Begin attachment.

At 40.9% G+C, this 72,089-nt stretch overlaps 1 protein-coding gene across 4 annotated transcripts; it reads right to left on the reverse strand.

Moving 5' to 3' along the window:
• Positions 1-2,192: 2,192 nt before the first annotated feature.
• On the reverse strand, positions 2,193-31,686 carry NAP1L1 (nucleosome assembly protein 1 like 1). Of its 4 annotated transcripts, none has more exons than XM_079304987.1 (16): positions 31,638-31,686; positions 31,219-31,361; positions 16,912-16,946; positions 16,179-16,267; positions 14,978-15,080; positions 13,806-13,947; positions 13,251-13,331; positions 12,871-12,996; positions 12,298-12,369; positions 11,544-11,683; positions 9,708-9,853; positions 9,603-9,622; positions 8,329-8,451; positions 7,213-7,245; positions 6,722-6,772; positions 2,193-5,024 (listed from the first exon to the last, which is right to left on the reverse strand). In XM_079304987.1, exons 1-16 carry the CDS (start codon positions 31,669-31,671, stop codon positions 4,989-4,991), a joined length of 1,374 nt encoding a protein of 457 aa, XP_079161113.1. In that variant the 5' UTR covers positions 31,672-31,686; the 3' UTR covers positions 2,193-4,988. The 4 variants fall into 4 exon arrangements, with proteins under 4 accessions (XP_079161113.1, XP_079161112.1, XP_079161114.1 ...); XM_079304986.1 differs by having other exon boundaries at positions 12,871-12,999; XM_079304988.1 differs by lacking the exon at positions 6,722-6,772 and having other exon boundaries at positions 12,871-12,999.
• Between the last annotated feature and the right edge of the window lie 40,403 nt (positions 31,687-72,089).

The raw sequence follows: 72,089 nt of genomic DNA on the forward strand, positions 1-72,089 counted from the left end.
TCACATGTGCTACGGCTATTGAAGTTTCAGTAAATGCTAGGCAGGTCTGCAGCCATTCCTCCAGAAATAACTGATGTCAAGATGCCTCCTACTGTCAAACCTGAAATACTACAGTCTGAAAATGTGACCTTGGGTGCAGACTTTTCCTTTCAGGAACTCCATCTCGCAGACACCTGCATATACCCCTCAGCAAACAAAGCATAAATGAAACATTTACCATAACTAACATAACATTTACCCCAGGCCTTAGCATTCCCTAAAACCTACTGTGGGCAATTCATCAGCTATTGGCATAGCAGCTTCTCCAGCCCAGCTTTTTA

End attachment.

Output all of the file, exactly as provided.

At 40.9% G+C, this 72,089-nt stretch overlaps 1 protein-coding gene across 4 annotated transcripts; it reads right to left on the reverse strand.

Moving 5' to 3' along the window:
• Positions 1-2,192: 2,192 nt before the first annotated feature.
• On the reverse strand, positions 2,193-31,686 carry NAP1L1 (nucleosome assembly protein 1 like 1). Of its 4 annotated transcripts, none has more exons than XM_079304987.1 (16): positions 31,638-31,686; positions 31,219-31,361; positions 16,912-16,946; positions 16,179-16,267; positions 14,978-15,080; positions 13,806-13,947; positions 13,251-13,331; positions 12,871-12,996; positions 12,298-12,369; positions 11,544-11,683; positions 9,708-9,853; positions 9,603-9,622; positions 8,329-8,451; positions 7,213-7,245; positions 6,722-6,772; positions 2,193-5,024 (listed from the first exon to the last, which is right to left on the reverse strand). In XM_079304987.1, exons 1-16 carry the CDS (start codon positions 31,669-31,671, stop codon positions 4,989-4,991), a joined length of 1,374 nt encoding a protein of 457 aa, XP_079161113.1. In that variant the 5' UTR covers positions 31,672-31,686; the 3' UTR covers positions 2,193-4,988. The 4 variants fall into 4 exon arrangements, with proteins under 4 accessions (XP_079161113.1, XP_079161112.1, XP_079161114.1 ...); XM_079304986.1 differs by having other exon boundaries at positions 12,871-12,999; XM_079304988.1 differs by lacking the exon at positions 6,722-6,772 and having other exon boundaries at positions 12,871-12,999.
• Between the last annotated feature and the right edge of the window lie 40,403 nt (positions 31,687-72,089).

The raw sequence follows: 72,089 nt of genomic DNA on the forward strand, positions 1-72,089 counted from the left end.
TCACATGTGCTACGGCTATTGAAGTTTCAGTAAATGCTAGGCAGGTCTGCAGCCATTCCTCCAGAAATAACTGATGTCAAGATGCCTCCTACTGTCAAACCTGAAATACTACAGTCTGAAAATGTGACCTTGGGTGCAGACTTTTCCTTTCAGGAACTCCATCTCGCAGACACCTGCATATACCCCTCAGCAAACAAAGCATAAATGAAACATTTACCATAACTAACATAACATTTACCCCAGGCCTTAGCATTCCCTAAAACCTACTGTGGGCAATTCATCAGCTATTGGCATAGCAGCTTCTCCAGCCCAGCTTTTTA